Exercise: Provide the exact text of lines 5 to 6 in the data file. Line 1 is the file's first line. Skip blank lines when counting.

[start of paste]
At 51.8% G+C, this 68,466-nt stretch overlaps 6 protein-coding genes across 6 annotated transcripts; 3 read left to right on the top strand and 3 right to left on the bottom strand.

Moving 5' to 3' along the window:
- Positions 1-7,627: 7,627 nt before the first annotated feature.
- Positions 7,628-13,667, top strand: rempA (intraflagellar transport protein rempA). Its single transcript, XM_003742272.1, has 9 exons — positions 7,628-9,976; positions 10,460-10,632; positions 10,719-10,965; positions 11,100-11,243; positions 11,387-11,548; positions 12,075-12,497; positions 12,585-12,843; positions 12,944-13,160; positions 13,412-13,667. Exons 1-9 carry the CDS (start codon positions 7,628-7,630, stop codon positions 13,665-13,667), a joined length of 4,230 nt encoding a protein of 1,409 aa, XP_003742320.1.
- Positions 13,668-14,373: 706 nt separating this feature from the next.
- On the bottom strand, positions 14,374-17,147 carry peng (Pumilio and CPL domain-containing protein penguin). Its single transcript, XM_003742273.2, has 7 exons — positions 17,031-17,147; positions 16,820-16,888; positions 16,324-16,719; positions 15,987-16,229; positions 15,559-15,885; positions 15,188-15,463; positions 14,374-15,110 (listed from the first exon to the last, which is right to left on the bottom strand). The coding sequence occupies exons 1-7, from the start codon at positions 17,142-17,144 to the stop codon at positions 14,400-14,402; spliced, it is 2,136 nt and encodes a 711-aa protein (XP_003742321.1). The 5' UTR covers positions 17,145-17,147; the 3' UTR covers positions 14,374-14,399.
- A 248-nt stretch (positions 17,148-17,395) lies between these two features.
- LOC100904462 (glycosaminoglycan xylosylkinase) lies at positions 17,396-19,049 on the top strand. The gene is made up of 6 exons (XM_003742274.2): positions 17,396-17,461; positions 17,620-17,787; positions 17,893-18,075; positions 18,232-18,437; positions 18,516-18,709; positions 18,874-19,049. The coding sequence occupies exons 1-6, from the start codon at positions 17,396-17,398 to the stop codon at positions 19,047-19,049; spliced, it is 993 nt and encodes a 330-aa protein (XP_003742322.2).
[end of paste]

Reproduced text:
- Positions 13,668-14,373: 706 nt separating this feature from the next.
- On the bottom strand, positions 14,374-17,147 carry peng (Pumilio and CPL domain-containing protein penguin). Its single transcript, XM_003742273.2, has 7 exons — positions 17,031-17,147; positions 16,820-16,888; positions 16,324-16,719; positions 15,987-16,229; positions 15,559-15,885; positions 15,188-15,463; positions 14,374-15,110 (listed from the first exon to the last, which is right to left on the bottom strand). The coding sequence occupies exons 1-7, from the start codon at positions 17,142-17,144 to the stop codon at positions 14,400-14,402; spliced, it is 2,136 nt and encodes a 711-aa protein (XP_003742321.1). The 5' UTR covers positions 17,145-17,147; the 3' UTR covers positions 14,374-14,399.